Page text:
The Word: Jonah Hill’s second film on this list has him in taking the reigns of this “Forgetting Sarah Marshall” character spin-off, but playing a different character from the one he played in that film. The story follows Hill’s aspiring young music exec on a trip to the UK to bring famous rocker Aldous Snow (Russell Brand) to the states for an anniversary concert at the Greek Theater. But Snow is no easy fish to wrangle. The two will have to maneuver their way through hallucinogenic drugs and licentious women in order to make it back on time, which the straight-laced Hill is all but prepared for. “Sarah Marshall” writer Nicholas Stoller takes control of this spin-off as well, with Apatow Productions of course behind the project, this being their only film of the summer.
My Thoughts: We’ve seen more promising offerings from this comedy troupe in the past, but “Greek” shows some promise anyway. I don’t watch MTV, so personally I haven’t had my fill of Russell Brand’s sense of humor and will welcome it with open arms even if the concept is missing that spark of originality. (View Trailer)
The Word: Will Ferrell and producer/director Adam McKay take another spin together with buddy cop comedy spoof “The Other Guys,” which pairs Ferrell up with a much more unique choice than John C. Reilly: Mark Wahlberg. The two are “the other guys,” you know, the ones that don’t get all the glory in these buddy cop comedies. Those two are played by Samuel L. Jackson and Dwayne Johnson. The plot isn’t totally clear from the trailer, but it seems as though these two get their chance at glory — or at least try and turn their dumpy assignments into glorified ones by their own stupid means.
My Thoughts: The change of pace by teaming Ferrell with Wahlberg is what gives me the most hope that the McKay/Ferrell pairing will get back on the tracks. There are enough solid jokes in the film that it should work and by virtue of just toying with the chemistry a bit, should produce a somewhat fresher effect. It also helps that this film intends to function in part as a spoof, which should give it the trajectory that the senseless “Step Brothers” and other recent Ferrell movies didn’t have. (View Trailer)
The Word: Adam Sandler’s yearly summer entry combines him with pals Kevin James, Rob Schneider, David Spade and Chris Rock for a comedy about old school buddies getting together after decades to catch up and meet each other’s families. Of course, each guy brings some kind of bizarre family situation with him. Sandler’s age has him writing a lot more recently about these kinds of subjects, which is very Judd Apatow of him. Sandler regular Dennis Dugan directs.
My Thoughts: This film could do really well for Sandler, who has toned down his craziness for a more traditional comedy concept with run-of-the-mill gags. It should appeal much more to the nostalgic generation of 40 to 50-somethings. Personally, the trailer doesn’t have me sold entirely on the actual humor of the entire film, but I like the potential for some heart that its premise clearly allows for. It will, however, have a tough time competing for the date audience with “Knight & Day” due out that same weekend. (View Trailer)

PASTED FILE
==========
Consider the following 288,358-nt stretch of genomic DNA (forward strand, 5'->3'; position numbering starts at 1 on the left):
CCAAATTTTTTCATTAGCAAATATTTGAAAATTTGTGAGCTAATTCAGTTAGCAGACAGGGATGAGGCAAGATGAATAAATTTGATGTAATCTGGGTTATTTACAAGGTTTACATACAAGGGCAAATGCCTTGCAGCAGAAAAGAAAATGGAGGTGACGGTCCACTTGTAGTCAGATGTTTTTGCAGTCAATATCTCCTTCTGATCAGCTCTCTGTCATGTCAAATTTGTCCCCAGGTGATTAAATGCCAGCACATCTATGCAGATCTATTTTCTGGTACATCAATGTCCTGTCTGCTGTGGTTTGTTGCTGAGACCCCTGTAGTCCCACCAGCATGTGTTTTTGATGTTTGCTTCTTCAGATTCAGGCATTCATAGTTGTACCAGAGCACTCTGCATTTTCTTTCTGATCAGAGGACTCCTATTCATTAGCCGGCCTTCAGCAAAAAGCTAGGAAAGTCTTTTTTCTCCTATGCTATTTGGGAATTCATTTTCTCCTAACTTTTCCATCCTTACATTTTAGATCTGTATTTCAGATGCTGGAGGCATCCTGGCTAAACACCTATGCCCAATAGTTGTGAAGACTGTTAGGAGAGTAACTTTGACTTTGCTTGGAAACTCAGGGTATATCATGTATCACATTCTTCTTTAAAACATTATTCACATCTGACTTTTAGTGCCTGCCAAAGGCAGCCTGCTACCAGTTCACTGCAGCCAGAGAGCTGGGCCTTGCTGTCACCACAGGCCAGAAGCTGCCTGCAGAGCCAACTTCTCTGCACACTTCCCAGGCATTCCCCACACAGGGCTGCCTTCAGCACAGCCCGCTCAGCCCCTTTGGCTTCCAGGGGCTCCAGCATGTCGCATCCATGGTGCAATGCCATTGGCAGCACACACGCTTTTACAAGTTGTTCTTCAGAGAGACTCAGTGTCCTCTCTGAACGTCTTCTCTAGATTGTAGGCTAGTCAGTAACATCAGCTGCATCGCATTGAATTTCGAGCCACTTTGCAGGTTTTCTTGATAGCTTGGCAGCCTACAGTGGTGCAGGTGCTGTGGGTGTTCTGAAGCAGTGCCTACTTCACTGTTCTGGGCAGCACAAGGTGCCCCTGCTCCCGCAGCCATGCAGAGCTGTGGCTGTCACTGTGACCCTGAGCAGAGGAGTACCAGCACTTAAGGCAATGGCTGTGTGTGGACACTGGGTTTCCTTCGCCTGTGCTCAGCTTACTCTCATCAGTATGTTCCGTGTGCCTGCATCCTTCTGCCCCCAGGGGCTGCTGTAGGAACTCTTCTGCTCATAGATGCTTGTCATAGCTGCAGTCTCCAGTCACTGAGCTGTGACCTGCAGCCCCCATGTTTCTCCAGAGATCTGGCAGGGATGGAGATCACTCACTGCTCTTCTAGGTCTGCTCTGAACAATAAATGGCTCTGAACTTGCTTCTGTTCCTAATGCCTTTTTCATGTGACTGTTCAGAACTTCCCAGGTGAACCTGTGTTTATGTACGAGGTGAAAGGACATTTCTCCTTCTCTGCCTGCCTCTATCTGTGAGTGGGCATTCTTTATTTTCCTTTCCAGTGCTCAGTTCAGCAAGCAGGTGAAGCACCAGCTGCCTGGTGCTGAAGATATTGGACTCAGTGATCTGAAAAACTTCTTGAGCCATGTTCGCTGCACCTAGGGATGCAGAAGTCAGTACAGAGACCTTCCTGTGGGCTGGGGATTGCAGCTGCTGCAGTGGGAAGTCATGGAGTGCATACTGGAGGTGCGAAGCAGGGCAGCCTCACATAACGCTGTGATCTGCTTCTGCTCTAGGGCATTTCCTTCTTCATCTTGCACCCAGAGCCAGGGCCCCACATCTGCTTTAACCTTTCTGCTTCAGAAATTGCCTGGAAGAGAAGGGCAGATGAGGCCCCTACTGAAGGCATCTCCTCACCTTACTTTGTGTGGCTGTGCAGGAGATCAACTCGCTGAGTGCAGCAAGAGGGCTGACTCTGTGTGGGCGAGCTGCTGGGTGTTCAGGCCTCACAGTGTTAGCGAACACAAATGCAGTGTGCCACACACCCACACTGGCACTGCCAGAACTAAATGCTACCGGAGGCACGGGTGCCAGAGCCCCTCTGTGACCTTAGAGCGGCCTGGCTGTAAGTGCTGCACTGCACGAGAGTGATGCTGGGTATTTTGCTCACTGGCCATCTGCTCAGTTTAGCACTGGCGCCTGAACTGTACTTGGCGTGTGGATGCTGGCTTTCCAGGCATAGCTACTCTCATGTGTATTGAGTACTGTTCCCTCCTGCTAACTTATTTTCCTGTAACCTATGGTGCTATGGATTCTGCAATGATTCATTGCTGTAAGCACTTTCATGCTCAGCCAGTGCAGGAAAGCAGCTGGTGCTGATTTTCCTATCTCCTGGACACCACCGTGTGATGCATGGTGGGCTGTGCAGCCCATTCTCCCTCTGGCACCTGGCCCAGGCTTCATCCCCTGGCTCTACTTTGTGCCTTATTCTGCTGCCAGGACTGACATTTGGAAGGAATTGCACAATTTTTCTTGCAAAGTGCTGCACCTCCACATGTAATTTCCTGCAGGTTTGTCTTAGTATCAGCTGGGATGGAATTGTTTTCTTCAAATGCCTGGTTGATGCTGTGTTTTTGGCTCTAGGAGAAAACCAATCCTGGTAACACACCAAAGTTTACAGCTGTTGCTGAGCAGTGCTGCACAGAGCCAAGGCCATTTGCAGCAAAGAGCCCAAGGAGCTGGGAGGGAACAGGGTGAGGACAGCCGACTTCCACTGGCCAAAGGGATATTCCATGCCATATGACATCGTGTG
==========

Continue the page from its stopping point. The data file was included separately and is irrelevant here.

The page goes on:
The Word: July’s lone comedy option is “Dinner for Schmucks,” the American remake of the French film “Le Diner de Cons.” The paris stars regular co-stars Steve Carell and Paul Rudd together again. Rudd plays a corporate employee looking for a big promotion, but to get it, he must participate in his bosses’ little dinner game: bring someone to dinner who everyone else can make fun of. Carell does his best combination of previous characters Andy Stitzer and Brick Tamland to play Barry, the loser (of course), whom Tim (Rudd) invites. How far will the hilarity go? Well, it includes Zack Galifianakis.
My Thoughts: Nothing jumps out as hilarious in the trailer, but the source material and the trio of Rudd, Carell and Galifianakis under the direction of seasoned comedy director Jay Roach hold the promise. The script has numerous writers on it, which is often a warning sign in a comedy, but knowing the stars, a lot was probably improvised. We should all probably check out the original French film anyway before attending “Dinner,” as it’s supposedly fantastic. (View Trailer)
The Word: Esteemed director Edgar Wright (“Shaun of the Dead,” “Hot Fuzz”) takes on the hit action/comedy/fantasy/romance comic series of the same title, one of 2010′s most buzzed-about films. The trailer is somewhat mind-blowing, fusing the indie rom com sensibility with action movies, sci-fi movies and comic-book style graphic animation. Michael Cera stars as the teenager who must defeat — not just fight — his new love’s seven evil ex-boyfriends in order to win her good.
My Thoughts: I can’t wait to see more of this film (and eventually see it). The imagination Wright put into this movie at first glance is simply astounding and the way the genres mesh together would appear to put any geeky movie lover in a dweeb-coma. The trouble is that Scott Pilgrim will also have to do battle with “The Expendables” and “Eat, Pray, Love” that same weekend to make noise at the box office, which presumably will be the hardest of any of his fights. (View Trailer)
Tomorrow caps off the SMP with 2010′s summer action movies.